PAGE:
Take The Lead: Choosing a Leash

Cirneco Dell'Etna, Sicilian Hound puppy
What should you use to curb your dog from pulling like a Siberian husky in the Iditarod? How tight should a leash be and where should it fasten for each body type? Read on to better understand the “best fit” for your pet!

1. We will start with the plain vanilla Standard leash that clips onto a collar around your dogs neck. This is best for well-trained dogs that don’t pull. Slower seniors dogs also benefit from this minimal lead. Most pet stores have a basic nylon standard leash for around $10 if you are on a budget. Some of the sturdier standard leashes recommended on-line:

A. K9 Standard Leather leash is 6-Feet long, 3/4-Inch thick, with a strong bolt for large-breed dogs (around $18).

B. The Lupine Padded Handle lead comes with a chewing guarantee – best for puppies and chewers – they will replace the chewed-up leash

2. Adjustable leashes have several loops along the leash for the owner to shorten or lengthen using the strong clasp. These are great for training purposes and very similar to a standard leash, fastening onto the collar at the neck. Activedog.com sells a variety of adjustable leashes.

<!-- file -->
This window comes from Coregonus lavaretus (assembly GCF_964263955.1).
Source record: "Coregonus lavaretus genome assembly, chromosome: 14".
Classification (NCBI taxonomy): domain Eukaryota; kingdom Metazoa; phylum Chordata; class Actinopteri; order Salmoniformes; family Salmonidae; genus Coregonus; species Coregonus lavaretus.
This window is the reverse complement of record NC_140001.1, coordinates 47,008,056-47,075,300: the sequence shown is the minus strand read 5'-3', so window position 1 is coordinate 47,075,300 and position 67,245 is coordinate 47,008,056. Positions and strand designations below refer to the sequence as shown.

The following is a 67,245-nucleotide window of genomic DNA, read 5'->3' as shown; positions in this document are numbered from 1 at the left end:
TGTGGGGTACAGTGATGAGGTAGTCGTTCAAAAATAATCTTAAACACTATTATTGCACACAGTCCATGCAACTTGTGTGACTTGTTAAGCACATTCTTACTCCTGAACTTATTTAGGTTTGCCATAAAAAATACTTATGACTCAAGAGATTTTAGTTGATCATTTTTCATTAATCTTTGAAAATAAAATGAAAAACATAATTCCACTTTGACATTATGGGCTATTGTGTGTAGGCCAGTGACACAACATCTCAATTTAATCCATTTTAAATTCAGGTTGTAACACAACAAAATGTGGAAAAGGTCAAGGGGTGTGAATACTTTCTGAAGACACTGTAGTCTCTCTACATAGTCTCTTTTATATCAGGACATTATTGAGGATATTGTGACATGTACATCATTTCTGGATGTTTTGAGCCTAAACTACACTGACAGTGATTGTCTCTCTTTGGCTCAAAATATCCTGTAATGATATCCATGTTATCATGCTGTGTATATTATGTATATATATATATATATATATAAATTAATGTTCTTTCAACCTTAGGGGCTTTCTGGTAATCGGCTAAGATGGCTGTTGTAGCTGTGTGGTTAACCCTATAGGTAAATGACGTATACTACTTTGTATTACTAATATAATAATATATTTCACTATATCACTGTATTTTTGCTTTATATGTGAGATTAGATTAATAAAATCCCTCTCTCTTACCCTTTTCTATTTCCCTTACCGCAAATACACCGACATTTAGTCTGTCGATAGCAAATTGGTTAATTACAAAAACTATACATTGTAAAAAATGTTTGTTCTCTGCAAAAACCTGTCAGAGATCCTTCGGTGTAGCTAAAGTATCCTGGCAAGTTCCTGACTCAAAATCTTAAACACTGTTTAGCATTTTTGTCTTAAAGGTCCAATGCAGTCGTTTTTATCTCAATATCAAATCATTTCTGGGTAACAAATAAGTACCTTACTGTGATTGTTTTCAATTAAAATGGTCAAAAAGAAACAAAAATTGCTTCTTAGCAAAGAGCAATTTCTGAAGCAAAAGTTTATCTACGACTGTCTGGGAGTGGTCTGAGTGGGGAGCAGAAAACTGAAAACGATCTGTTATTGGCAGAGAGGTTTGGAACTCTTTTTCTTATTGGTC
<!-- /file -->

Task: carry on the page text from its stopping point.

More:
3. A retractable leashe works like a measuring tape, giving the owner control to shorten or lengthen the nylon band up to 26 feet. The rope band retracts into a plastic case with a handle but can be locked in place at any length. This leash is best for dogs that do not jump/wrap around trees or else it will get tangled. A small, lightweight version is the Zip Lead Retractable Leash that fits in your back pocket!

4. For smaller dogs, a Martingale lead-leash works well and acts as an all-in-one collar and leash. The collar portion slips over the head and tightens when the lead is pulled. A plastic tube slides down the lead to keep the collar in place. Mendota sells a variety of braided versions.

Additional Considerations:

*If you walk your dog early in the morning or late at night, a Reflective Leash is recommended. “The reflective material has been embedded into another material, such as nylon or leather.”

*Width is important when you are walking a larger dog. The wider the leash, the more durability. A wider leash is recommended for fast-growing breeds.

*Length – Smaller breeds and seniors may only need 6 ft of leash, where as dogs with more energy my benefit from 15 or 30 foot leashes.

*No Chain Leashes! “Don’t ever use a chain leash, even on the so-called dangerous breeds. Chain leashes are not effective training tools and they can seriously injure a dog.”

*If your dog tends to chew through leashes, you may want to try a Lupine brand: “Every item is covered by our Even If Chewed” Lifetime Guarantee.”